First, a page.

Referring to FIG. 2 showing schematically the section of the electric furnace 15 used for the production of calcium carbide, a shaft 19 surrounds the electrode 7 to supply a mixture of lime and powdered coal therethrough.

The electric furnace used in this invention may be any one of closed type, semi-closed type and open type furnaces. A closed type furnace is conveniently used when complete recovery of the by-product gases, such as carbon monoxide, is desired. However, the by-product gases may be recovered by the known technology when a semi-closed type or open type furnace is used.

The feed rate of powdered coal from the lance 8 to the electric furnace 15 is varied depending on the loading of the furnace, the sorts and particle sizes of the starting materials and the position of the discharge end of the lance 8, and generally ranges within 10 to 50 wt %, preferably within 15 to 40 wt %, and more preferably within 20 to 30 wt %, based on the yield of the produced calcium carbide.

The feed rate of powdered coal from the lance 8 should be higher than the backfire rate, namely higher than 10 m/sec, to obviate the risk of explosion and to ensure safe operation. The powdered coal may be fed at a pressure of not lower than 0.5 kg/cm2, and it is preferred that the pressure applied for feeding the powdered coal be maintained at a pressure value higher than the internal pressure in the electric furnace.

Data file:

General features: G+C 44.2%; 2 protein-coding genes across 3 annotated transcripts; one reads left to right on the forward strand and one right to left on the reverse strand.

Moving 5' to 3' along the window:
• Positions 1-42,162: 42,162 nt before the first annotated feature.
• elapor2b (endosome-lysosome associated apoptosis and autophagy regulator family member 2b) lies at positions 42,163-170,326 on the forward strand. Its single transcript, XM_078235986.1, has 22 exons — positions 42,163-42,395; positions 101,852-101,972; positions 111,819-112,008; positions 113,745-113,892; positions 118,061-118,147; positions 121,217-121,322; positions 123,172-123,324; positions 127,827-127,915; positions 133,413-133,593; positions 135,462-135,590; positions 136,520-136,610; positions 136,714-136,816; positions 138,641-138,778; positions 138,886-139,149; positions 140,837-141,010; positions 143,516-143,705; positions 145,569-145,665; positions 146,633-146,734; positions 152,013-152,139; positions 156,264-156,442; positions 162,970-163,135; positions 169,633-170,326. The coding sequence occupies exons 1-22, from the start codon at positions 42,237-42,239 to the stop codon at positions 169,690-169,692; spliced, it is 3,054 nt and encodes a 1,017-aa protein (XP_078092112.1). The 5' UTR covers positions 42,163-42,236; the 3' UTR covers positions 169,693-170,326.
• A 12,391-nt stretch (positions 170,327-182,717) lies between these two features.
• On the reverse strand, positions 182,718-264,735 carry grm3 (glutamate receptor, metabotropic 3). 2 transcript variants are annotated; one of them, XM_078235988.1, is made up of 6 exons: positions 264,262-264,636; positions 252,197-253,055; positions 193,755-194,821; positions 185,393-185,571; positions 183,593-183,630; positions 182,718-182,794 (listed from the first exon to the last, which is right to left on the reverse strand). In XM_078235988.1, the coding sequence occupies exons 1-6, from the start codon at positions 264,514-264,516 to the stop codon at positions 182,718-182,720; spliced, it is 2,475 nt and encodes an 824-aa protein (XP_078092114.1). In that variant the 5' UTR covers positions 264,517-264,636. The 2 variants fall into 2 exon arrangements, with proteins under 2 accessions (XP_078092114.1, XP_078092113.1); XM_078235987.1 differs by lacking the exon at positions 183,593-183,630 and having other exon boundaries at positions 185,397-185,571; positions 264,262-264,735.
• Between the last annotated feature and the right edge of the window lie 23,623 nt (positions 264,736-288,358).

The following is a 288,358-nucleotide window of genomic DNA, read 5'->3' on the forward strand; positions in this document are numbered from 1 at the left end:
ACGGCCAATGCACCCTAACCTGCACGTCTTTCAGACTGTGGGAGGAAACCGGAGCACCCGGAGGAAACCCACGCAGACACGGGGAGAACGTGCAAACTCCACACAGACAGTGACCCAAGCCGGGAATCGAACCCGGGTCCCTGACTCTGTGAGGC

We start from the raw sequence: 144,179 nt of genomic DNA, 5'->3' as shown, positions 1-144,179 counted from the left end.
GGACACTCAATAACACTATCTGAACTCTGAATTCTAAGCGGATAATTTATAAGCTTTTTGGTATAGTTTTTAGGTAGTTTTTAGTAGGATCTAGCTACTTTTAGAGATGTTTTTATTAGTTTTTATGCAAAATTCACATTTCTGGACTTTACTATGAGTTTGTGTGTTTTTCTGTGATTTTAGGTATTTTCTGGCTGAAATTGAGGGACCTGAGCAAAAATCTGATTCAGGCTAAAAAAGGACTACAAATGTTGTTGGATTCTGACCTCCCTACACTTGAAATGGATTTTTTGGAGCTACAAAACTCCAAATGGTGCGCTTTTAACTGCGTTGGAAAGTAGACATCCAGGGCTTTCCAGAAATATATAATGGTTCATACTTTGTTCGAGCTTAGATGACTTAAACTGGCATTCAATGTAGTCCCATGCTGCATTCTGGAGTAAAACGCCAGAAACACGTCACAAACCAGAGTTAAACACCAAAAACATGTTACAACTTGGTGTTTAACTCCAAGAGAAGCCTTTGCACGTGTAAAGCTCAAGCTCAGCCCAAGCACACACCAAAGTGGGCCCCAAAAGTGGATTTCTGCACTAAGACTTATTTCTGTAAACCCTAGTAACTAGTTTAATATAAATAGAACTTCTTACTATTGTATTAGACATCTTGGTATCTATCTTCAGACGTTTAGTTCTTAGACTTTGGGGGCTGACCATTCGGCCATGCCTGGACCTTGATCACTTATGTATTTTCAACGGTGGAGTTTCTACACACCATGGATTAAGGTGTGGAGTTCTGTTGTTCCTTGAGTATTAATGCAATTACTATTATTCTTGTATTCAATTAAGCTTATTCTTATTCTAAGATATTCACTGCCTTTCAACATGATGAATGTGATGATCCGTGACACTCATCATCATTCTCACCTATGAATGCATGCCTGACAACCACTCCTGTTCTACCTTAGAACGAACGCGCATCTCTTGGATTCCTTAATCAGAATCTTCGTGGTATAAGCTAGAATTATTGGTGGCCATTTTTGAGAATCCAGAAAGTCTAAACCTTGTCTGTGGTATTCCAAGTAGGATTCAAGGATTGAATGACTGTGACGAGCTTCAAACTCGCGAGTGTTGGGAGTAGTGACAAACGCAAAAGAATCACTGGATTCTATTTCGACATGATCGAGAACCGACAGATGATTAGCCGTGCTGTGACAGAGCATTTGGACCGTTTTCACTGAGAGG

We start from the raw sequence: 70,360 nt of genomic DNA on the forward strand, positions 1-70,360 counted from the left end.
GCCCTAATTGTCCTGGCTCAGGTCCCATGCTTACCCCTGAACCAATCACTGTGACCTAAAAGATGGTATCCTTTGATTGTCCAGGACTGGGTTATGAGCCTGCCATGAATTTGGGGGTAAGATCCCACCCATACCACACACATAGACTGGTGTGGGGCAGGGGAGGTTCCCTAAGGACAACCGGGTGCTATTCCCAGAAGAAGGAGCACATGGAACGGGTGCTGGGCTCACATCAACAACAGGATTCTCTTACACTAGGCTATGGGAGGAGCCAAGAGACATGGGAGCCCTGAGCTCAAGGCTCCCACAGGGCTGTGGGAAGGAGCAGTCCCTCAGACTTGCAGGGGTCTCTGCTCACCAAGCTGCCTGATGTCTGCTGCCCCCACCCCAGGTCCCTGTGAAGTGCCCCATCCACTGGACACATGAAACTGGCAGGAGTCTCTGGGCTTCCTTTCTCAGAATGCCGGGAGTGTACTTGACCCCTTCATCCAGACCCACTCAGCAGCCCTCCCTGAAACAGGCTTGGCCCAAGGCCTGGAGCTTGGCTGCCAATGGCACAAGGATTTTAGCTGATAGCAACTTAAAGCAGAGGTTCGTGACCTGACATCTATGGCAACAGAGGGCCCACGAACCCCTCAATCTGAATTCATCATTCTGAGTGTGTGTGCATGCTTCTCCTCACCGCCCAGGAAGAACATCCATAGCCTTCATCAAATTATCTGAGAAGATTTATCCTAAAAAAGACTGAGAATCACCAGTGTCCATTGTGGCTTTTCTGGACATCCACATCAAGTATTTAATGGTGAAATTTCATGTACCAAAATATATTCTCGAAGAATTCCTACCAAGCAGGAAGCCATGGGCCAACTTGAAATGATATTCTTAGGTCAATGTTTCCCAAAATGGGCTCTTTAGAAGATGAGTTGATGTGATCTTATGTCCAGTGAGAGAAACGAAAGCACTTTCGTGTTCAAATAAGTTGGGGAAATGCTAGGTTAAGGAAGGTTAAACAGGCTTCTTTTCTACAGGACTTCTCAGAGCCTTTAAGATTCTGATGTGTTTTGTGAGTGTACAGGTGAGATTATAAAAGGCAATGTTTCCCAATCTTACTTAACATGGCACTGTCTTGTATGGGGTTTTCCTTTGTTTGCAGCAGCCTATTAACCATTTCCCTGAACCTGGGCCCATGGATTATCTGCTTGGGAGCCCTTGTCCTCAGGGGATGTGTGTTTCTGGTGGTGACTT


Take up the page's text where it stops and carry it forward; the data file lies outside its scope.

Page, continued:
In the present invention, the heat of reaction generated from the incomplete reaction between the powdered coal and air, the reaction being represented by the following reaction equation, is effectively utilized for the production of calcium carbide, and the by-product carbon monoxide gas is recovered.

C+1/2O2 →CO+26.4 Kcal/mol

It is essential that the molar ratio of carbon/oxygen in the combustible mixture containing powdered coal be maintained in the range of 1.5 to 2.5 in order to attain a good result. If the molar ratio of carbon/oxygen is less than 1.5, the quantities of useful by-products gases (CO+H2) are decreased with increase in quantity of useless carbon dioxide, and the temperature in the furnace is lowered considerably. On the contrary, if the molar ratio of carbon/oxygen exceeds 2.5, the temperature in the furnace is lowered although the quantities of useful by-product gases are increased.